Select Committee on Social Security Minutes of Evidence

Examination of Witnesses (Questions 20 - 39)



  20. Can I ask the President what view he has as to adjournments? Is there a policy as such with regard to that?
  (Judge Harris) No. You cannot lay down a judicial policy. You can discourage adjournments, and I do, and everybody knows that I discourage adjournments, but at the end an individual tribunal has to make up its own mind on the particular facts of the case whether adjourning is in the interests of doing a good job. It would be quite improper of me to interfere with that. There is a dilemma here, just picking up a point that you have just raised. Clearly in cases, particularly in the Disability Benefit cases, there is more scope for the possibility of having to adjourn because the appellants will come along very often and will not have had sufficient time perhaps to have prepared the medical evidence that they need in order to present their case and will ask for further time. Sometimes that would have been obvious at an earlier stage, so if we previewed the case we might have been able to spot that this was the sort of case for which we ought to accelerate that process so we did not waste a hearing which then became adjourned. It is a balance, is it not? If we spend too much previewing all of these cases we then find that we run out of time to actually hear them. We have to form a judgment really. Some of the cases we do look at in advance to see whether or not we can intervene at an early stage and say "we would like further medical evidence in this case, it is obvious that we need it and we are going to need it when it comes to hearing".

  21. That is case management which is becoming part of the new culture of the judicial system.
  (Judge Harris) Of course, and I think that we will probably need to move further down that road. We are already doing it to a significant extent but there are limits to the extent to which one can do it effectively. Even if one looks at a case at the case management point it still will not necessarily give you the answer as to what is going to happen when the case is actually put on for hearing. It does not guarantee that there are not going to be further adjournments. There is clearly room for judgment as to how much case management we indulge in and how much we do not.

  22. Thank you for that. Are there regional variations in performance on, firstly, clearance times and, secondly, waiting times?
  (Mr Ward) Yes, there are. We have not made as much progress as we might have wanted to in three of our areas: Wales and the South West, the South East of England and the area covered by our processing centre in Nottingham, two of which are our largest centres. We have made substantial progress both in terms of changing the quality and nature of the activity that is happening but we have not made the same degree of progress there as we have elsewhere.

  23. Why?
  (Mr Ward) A number of reasons. One is that we have more difficulty with recruitment and retention in those particular areas. We are based in Cardiff, Sutton and in Nottingham.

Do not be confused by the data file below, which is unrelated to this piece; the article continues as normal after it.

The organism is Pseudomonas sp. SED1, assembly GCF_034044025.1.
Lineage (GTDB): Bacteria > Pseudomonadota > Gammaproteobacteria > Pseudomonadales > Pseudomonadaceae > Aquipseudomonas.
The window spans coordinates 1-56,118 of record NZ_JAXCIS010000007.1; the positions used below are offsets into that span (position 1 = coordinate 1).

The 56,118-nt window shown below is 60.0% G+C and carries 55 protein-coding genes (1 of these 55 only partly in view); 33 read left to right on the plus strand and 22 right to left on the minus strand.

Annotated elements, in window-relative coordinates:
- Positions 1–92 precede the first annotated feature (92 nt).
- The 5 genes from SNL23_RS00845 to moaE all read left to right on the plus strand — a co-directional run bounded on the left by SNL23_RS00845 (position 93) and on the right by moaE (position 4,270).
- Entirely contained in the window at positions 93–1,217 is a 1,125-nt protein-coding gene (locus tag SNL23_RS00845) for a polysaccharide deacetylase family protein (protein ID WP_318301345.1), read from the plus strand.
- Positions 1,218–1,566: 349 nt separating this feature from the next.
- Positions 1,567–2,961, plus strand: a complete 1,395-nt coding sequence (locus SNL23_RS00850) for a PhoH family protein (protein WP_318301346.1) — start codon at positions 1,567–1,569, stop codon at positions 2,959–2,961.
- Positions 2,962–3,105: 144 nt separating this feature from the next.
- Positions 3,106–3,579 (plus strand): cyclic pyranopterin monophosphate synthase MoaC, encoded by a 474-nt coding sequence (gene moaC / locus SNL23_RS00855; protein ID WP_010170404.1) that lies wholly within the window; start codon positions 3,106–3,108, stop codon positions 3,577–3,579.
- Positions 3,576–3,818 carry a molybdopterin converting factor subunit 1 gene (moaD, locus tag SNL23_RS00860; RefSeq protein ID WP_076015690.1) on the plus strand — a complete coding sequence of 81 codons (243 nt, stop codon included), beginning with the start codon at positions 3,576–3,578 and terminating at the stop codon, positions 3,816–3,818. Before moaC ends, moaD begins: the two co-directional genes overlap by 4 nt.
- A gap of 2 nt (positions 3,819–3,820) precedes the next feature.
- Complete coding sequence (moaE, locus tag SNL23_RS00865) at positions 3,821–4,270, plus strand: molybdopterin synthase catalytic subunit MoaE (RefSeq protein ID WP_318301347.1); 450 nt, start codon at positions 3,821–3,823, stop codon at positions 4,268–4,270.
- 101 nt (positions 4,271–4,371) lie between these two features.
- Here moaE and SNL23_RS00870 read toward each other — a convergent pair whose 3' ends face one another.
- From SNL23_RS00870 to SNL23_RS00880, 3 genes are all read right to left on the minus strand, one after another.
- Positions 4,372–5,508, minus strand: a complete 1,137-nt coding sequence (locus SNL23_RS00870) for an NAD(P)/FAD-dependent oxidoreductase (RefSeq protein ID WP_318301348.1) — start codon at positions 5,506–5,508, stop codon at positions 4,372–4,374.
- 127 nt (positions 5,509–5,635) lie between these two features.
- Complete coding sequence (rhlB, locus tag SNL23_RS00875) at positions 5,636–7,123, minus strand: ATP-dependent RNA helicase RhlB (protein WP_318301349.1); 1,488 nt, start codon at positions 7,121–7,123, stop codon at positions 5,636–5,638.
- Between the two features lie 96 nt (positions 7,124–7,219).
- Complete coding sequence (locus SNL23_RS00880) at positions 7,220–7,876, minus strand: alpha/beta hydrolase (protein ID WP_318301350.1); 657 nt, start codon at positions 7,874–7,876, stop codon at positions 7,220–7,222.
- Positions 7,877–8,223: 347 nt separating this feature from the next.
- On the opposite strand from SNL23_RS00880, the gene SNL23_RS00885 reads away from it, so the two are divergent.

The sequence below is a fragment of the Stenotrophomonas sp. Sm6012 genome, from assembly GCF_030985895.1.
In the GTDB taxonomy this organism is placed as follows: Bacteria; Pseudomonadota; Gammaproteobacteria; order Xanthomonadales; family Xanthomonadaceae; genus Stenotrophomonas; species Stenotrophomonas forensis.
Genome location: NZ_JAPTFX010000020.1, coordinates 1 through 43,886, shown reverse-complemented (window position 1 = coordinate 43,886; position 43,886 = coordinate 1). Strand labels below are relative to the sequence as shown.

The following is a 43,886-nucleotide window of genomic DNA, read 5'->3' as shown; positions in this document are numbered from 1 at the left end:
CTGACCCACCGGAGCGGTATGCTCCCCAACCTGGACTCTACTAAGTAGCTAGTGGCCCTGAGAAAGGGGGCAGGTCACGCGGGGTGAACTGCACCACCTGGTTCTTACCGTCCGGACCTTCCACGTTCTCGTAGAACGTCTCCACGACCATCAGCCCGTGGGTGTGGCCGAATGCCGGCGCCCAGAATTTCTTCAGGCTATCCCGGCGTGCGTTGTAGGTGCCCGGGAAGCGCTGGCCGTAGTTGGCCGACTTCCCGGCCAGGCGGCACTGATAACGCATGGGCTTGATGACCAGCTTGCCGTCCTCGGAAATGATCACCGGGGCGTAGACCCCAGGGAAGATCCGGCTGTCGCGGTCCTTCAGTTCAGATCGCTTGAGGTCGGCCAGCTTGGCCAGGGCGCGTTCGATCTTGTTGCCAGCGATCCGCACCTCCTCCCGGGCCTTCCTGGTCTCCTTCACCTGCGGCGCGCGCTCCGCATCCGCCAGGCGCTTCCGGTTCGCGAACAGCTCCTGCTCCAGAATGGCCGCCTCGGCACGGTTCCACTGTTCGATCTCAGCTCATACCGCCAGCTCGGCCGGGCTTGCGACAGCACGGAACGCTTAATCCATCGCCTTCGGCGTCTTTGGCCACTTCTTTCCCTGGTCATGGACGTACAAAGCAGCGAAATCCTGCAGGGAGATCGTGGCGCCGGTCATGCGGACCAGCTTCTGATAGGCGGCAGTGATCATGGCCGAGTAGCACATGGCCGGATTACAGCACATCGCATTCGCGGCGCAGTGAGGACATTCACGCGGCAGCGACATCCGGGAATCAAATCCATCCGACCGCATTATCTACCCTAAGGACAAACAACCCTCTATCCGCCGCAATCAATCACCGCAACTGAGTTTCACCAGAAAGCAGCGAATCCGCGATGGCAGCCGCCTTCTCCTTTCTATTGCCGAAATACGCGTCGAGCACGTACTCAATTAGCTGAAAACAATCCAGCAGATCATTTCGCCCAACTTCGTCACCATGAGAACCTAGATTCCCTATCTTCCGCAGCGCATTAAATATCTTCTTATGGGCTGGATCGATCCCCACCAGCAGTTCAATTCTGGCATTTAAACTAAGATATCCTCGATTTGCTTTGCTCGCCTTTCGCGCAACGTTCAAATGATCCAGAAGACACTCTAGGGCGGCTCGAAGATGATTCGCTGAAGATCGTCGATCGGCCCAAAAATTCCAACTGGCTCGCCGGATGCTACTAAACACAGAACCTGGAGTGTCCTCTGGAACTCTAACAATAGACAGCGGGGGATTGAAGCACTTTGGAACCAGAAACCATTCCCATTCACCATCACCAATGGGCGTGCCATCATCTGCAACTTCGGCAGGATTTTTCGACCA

24. I am surprised you say that.
  (Mr Ward) Sorry?

  25. I am surprised you say that because that might have struck people as being very much the case as far as London and the South East is concerned but perhaps not Wales and other areas?
  (Mr Ward) Other people sometimes pay more money than we pay. The sense of improvement, which is rife across the whole of our service, means there is a significantly different atmosphere in our offices now than there was two years ago, indeed than there was a year ago. That has not yet permeated through those offices that are most hard pressed and, therefore, it is a combination of "Is this the best office I want to work in? Is it a hard pressed office? Is there a better employer or a better paying employer in the area", which does have an effect on us. It also has an effect on our ability to retain the best of our staff. We have wastage, which is fairly typical across the country, of 13 per cent but we are struggling, as I have said. We also have difficulty where the span of responsibility is large, particularly in, let us say, Wales and the South West, which is a very large region for us that we cover from North Wales to Truro in Cardiff—sorry, in Cornwall. That is a big span for the level of manager we have had in the offices. They have performed heroically but we are about to make substantial changes in investing in additional front line, additional experienced managers to come in and try to put greater management attention in helping the staff and supporting the staff in the delivery of the service.

  Mr Thomas: You still adopt a colonial attitude to North Wales, do you not? North Wales has to be governed from Cardiff, is that the case?


  26. Well, Truro is being governed from Cardiff as well!
  (Judge Harris) There are lots of practical arguments in favour of saying that it would be much better dealt with from Liverpool.

Mr Thomas

  27. Sure.
  (Judge Harris) But there are sensitivities here and obviously those are sensitivities that we have taken into consideration.

  28. Thank you for that. The target time set by the Secretary of State for waiting times is now defined as 14 weeks and you are getting towards that, are you not?
  (Mr Ward) The figures nationally are 13.6 weeks.

  29. You are on that. Do you still think that is too high? Presumably you would be wanting to aim for something less than that?
  (Mr Ward) Our ambition is to move to substantially less than that.

  30. To what?
  (Mr Ward) It is hard for me to speculate that far ahead. I think we thought we would probably make more progress this year than we have. Our first year we had massive improvement in the delivery of this service, we reduced the case load by half. We did have significant improvements in the waiting times and the clearance times but we are not controllers of our own destiny, we are not controllers of the volume of appeals that land on our desk. We have had to divert some of our attention still with throughput rather than quality.